Amen to Brother Piss Poor Prof!

This is from a former adjunct who brought a whole new subject to the university and who received amazing teaching evals year after year for adjunct pay. (at a school where they depend on adjunct to do huge amounts of the total teaching, 470 of 508 faculty are adjuncts), I finally saw the light and got out!

Good writers and editors are in demand! There is money and flexible working conditions in the real world out there, and no indentured servitude!
I disagree with you, but for an obscure reason.

Say I'm a pretty good adjunct, so I have some opportunities in the non-cc sector of the economy. I get an offer to adjunct at your college, but, as you've mentioned, your adjunct salaries are very low. Normally I'd decide to look elsewhere, but the person offering the position gives me a wink and a nod and says, basically, "Show me you're good enough and the next line's yours." Now:

1) The CC gets the benefit of my added effort.

2) I'm being paid not just in dollars but in increased access to a tenure-track position down the line.

What happens if you veto the department chair's wink and nudge? You're hosing the adjunct who made decisions based on the promise of access to the land of milk and honey later on. Unless you have an orientation at the very beginning where you sit every one of the adjuncts down and say, "I don't care what the Department Chair said, I make the decisions on hiring around here, so they can't help you," you're complicit in stealing their time and effort. Further, if it becomes clear that increased access is a myth, you simultaneously lose access to high-quality adjuncts and their willingness to put in for supporting work. You need to either pay your adjuncts more in money or make it your explicit policy to deceive them, lest your students endure much worse instruction and service.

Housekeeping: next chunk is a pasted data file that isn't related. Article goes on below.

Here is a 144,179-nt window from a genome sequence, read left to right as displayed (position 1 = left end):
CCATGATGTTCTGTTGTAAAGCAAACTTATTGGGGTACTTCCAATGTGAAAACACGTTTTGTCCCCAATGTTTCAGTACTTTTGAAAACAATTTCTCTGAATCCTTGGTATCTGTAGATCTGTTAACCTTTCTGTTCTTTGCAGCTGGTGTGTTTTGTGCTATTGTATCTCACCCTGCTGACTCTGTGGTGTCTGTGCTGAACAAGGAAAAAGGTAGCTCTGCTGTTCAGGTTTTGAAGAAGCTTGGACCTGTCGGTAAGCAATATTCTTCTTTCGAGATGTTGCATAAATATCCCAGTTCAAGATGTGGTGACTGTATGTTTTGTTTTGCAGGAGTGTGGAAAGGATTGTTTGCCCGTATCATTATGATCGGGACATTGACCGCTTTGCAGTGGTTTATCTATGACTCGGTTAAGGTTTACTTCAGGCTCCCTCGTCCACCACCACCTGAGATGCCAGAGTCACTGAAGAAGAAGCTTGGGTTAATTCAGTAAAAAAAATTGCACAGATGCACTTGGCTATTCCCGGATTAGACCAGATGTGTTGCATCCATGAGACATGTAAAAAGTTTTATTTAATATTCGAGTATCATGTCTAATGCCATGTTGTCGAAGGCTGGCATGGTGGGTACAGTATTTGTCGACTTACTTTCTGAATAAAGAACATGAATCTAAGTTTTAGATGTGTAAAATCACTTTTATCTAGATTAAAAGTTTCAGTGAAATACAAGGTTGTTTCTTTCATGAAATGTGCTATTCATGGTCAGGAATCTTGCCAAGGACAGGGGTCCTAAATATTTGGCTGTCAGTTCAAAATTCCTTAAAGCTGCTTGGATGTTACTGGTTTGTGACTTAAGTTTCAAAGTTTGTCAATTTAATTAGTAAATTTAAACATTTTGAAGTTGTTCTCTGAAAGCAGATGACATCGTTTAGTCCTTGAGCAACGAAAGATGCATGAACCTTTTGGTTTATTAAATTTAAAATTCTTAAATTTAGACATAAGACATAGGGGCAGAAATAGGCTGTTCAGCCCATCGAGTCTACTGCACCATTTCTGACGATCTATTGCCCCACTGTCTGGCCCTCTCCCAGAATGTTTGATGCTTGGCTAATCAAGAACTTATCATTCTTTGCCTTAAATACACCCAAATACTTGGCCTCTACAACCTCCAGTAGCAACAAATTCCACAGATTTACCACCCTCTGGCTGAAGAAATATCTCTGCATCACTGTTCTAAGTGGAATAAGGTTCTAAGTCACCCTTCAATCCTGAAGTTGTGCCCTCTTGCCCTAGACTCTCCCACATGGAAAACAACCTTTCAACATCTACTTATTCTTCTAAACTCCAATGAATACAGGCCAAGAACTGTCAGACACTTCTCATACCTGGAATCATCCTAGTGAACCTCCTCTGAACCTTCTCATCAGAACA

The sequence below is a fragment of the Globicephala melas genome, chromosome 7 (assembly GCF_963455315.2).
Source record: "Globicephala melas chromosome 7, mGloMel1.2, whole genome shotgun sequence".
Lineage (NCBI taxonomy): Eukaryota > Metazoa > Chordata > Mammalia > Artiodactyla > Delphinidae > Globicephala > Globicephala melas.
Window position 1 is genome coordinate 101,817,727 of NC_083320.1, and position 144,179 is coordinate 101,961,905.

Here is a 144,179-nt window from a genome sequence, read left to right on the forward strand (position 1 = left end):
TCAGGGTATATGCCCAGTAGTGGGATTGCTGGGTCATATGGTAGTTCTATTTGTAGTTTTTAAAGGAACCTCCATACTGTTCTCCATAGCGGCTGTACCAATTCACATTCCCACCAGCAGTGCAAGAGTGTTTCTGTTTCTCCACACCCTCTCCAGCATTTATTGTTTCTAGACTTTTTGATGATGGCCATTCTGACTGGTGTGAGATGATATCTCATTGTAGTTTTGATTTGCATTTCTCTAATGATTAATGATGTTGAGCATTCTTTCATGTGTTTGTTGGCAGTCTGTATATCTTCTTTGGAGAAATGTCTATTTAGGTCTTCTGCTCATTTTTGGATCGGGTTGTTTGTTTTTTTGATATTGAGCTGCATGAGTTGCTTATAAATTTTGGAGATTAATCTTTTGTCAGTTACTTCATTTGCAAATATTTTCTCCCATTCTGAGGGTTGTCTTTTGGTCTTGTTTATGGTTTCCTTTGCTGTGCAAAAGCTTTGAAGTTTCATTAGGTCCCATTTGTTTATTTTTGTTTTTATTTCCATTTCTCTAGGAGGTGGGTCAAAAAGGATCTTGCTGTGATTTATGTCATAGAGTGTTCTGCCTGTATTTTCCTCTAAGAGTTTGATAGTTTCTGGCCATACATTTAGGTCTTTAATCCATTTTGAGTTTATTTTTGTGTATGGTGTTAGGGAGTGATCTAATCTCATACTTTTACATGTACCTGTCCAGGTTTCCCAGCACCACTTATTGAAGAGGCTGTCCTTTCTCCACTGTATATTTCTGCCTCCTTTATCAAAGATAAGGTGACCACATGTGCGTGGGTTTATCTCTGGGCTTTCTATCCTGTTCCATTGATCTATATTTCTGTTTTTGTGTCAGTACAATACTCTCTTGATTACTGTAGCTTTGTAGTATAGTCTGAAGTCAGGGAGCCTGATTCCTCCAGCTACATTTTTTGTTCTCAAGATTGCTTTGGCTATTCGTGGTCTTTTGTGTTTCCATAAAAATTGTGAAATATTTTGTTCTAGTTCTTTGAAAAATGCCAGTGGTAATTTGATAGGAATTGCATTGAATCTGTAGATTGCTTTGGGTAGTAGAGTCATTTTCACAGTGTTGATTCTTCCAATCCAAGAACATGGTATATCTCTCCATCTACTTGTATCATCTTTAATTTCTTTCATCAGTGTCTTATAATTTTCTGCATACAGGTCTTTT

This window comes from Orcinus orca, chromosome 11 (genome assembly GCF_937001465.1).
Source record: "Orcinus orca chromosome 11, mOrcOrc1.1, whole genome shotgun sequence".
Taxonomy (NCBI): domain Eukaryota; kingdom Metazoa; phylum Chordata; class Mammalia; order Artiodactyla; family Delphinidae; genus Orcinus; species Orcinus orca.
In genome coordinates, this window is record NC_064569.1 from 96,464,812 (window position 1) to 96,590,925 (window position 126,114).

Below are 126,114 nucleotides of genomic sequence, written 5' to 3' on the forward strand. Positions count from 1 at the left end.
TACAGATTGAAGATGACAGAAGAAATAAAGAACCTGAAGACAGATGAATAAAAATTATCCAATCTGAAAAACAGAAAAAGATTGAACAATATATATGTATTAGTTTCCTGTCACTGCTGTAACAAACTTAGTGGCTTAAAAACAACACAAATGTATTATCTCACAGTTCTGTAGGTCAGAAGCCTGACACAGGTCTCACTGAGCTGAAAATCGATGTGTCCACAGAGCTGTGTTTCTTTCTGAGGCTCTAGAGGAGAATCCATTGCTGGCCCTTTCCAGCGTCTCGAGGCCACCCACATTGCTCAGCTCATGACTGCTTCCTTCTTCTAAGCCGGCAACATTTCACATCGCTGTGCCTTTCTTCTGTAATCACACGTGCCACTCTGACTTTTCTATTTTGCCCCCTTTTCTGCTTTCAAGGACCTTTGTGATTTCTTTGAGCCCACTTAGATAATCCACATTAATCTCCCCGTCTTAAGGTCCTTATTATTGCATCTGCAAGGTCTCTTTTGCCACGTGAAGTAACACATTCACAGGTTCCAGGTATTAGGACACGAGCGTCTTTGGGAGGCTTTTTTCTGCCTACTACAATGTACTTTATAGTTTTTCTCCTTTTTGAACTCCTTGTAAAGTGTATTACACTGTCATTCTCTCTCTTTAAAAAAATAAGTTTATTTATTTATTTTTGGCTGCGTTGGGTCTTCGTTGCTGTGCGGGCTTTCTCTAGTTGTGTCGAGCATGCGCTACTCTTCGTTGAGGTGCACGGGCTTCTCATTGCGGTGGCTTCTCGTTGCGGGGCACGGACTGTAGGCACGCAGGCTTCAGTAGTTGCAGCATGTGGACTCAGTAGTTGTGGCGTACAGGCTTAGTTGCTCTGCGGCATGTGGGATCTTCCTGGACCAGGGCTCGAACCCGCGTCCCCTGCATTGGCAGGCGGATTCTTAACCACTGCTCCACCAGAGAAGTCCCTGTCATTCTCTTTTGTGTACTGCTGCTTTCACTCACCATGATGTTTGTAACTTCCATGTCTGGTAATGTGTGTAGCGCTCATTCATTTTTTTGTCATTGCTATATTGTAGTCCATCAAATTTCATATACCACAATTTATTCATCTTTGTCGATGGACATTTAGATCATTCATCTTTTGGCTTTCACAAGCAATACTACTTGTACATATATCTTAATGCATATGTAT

Kimmitt -- winks and nods like that are illegal. I'm trying to get my chairs to stop engaging in illegal behavior. (By law, a job search at a public college has to be truly open.)

Certainly I can't meet with every single adjunct, given the numbers. What I can do is manage the chairs. What I'm frustrated at is their attachment to unethical, exploitative, and illegal models.
I know I'm repeating myself, Dean Dad, but you wrote that "sometimes the person with the higher ceiling is someone from the outside."

But that's just a guess. You think External Jen has a "higher ceiling"; you hope it's true; but you don't know for sure. As you yourself pointed out, this means "saying 'no' to somebody who has taught well for very little money."

I agree that hiring shouldn't be liimited to existing adjuncts. but a solid track record should count for a lot more than you're apparently willing to concede. The grass on the other side of the fence always looks greener.

When you emerge with a spanking new doctorate, you're ready for a full-time job.

Certainly, but in the t-t business that usually means a post-doc or two to develop the skills, publication history, and funding potential to be worth the risk of *starting* on the path to a tenured job. What is the equivalent for a CC t-t position?